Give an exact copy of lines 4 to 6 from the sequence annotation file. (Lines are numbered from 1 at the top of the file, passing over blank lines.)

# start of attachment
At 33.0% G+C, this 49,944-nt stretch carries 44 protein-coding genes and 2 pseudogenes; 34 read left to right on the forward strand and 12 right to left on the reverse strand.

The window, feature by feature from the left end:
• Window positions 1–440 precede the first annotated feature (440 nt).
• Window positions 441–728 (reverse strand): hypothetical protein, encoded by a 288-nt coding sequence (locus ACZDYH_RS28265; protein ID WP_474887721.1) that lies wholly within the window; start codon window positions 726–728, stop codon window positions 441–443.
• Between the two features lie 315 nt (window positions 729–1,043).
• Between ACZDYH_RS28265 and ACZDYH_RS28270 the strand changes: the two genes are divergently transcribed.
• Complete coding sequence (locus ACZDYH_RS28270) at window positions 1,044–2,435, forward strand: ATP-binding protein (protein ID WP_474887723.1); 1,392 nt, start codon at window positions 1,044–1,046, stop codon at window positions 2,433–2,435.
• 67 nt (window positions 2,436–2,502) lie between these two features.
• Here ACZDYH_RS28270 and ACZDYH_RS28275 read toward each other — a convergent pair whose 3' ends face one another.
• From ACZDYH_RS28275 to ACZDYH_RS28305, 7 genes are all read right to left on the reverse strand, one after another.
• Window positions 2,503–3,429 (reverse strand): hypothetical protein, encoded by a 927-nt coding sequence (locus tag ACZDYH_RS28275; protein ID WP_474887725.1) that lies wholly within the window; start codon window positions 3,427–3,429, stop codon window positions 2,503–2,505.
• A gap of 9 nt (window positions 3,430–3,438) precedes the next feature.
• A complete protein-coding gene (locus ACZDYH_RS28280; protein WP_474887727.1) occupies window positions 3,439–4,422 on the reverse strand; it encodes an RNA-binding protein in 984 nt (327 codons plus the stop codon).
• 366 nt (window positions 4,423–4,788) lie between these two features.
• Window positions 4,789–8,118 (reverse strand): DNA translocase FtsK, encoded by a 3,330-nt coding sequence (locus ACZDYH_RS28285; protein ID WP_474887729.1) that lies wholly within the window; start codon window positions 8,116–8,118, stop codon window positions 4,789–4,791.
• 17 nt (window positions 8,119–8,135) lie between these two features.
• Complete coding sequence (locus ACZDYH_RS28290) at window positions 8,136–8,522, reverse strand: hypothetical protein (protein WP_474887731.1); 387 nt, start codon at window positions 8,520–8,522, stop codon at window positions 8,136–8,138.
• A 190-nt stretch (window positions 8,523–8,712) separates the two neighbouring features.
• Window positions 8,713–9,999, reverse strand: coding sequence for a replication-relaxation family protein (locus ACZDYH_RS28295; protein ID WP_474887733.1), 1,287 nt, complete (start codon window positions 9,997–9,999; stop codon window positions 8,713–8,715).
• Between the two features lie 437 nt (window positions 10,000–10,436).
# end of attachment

• Window positions 441–728 (reverse strand): hypothetical protein, encoded by a 288-nt coding sequence (locus ACZDYH_RS28265; protein ID WP_474887721.1) that lies wholly within the window; start codon window positions 726–728, stop codon window positions 441–443.
• Between the two features lie 315 nt (window positions 729–1,043).
• Between ACZDYH_RS28265 and ACZDYH_RS28270 the strand changes: the two genes are divergently transcribed.